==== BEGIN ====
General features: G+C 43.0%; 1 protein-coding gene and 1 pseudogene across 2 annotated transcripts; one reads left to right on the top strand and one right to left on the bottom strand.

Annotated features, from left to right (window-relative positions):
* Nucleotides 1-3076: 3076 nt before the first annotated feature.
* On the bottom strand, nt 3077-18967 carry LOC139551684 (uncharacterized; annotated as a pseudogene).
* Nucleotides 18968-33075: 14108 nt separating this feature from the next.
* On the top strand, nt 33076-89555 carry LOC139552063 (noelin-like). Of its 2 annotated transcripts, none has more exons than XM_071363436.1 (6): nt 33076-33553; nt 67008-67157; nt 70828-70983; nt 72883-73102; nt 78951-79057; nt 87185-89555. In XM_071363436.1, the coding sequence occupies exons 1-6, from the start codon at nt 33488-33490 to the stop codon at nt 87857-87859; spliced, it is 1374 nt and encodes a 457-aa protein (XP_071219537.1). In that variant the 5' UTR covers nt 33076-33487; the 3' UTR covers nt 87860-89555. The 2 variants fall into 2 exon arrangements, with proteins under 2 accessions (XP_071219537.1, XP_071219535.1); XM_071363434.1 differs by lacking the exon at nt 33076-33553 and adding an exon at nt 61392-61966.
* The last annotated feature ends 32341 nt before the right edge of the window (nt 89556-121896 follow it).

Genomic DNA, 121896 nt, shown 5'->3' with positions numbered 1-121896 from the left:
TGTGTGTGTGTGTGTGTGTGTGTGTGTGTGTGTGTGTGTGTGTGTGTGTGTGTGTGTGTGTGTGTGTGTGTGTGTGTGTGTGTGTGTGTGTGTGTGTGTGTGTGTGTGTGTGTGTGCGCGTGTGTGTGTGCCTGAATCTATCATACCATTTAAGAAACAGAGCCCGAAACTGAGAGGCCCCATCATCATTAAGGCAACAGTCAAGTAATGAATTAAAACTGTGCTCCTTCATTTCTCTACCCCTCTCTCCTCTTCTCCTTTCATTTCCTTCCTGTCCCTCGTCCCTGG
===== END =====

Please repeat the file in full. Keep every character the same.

General features: G+C 43.0%; 1 protein-coding gene and 1 pseudogene across 2 annotated transcripts; one reads left to right on the top strand and one right to left on the bottom strand.

Annotated features, from left to right (window-relative positions):
* Nucleotides 1-3076: 3076 nt before the first annotated feature.
* On the bottom strand, nt 3077-18967 carry LOC139551684 (uncharacterized; annotated as a pseudogene).
* Nucleotides 18968-33075: 14108 nt separating this feature from the next.
* On the top strand, nt 33076-89555 carry LOC139552063 (noelin-like). Of its 2 annotated transcripts, none has more exons than XM_071363436.1 (6): nt 33076-33553; nt 67008-67157; nt 70828-70983; nt 72883-73102; nt 78951-79057; nt 87185-89555. In XM_071363436.1, the coding sequence occupies exons 1-6, from the start codon at nt 33488-33490 to the stop codon at nt 87857-87859; spliced, it is 1374 nt and encodes a 457-aa protein (XP_071219537.1). In that variant the 5' UTR covers nt 33076-33487; the 3' UTR covers nt 87860-89555. The 2 variants fall into 2 exon arrangements, with proteins under 2 accessions (XP_071219537.1, XP_071219535.1); XM_071363434.1 differs by lacking the exon at nt 33076-33553 and adding an exon at nt 61392-61966.
* The last annotated feature ends 32341 nt before the right edge of the window (nt 89556-121896 follow it).

Genomic DNA, 121896 nt, shown 5'->3' with positions numbered 1-121896 from the left:
TGTGTGTGTGTGTGTGTGTGTGTGTGTGTGTGTGTGTGTGTGTGTGTGTGTGTGTGTGTGTGTGTGTGTGTGTGTGTGTGTGTGTGTGTGTGTGTGTGTGTGTGTGTGTGTGTGTGCGCGTGTGTGTGTGCCTGAATCTATCATACCATTTAAGAAACAGAGCCCGAAACTGAGAGGCCCCATCATCATTAAGGCAACAGTCAAGTAATGAATTAAAACTGTGCTCCTTCATTTCTCTACCCCTCTCTCCTCTTCTCCTTTCATTTCCTTCCTGTCCCTCGTCCCTGG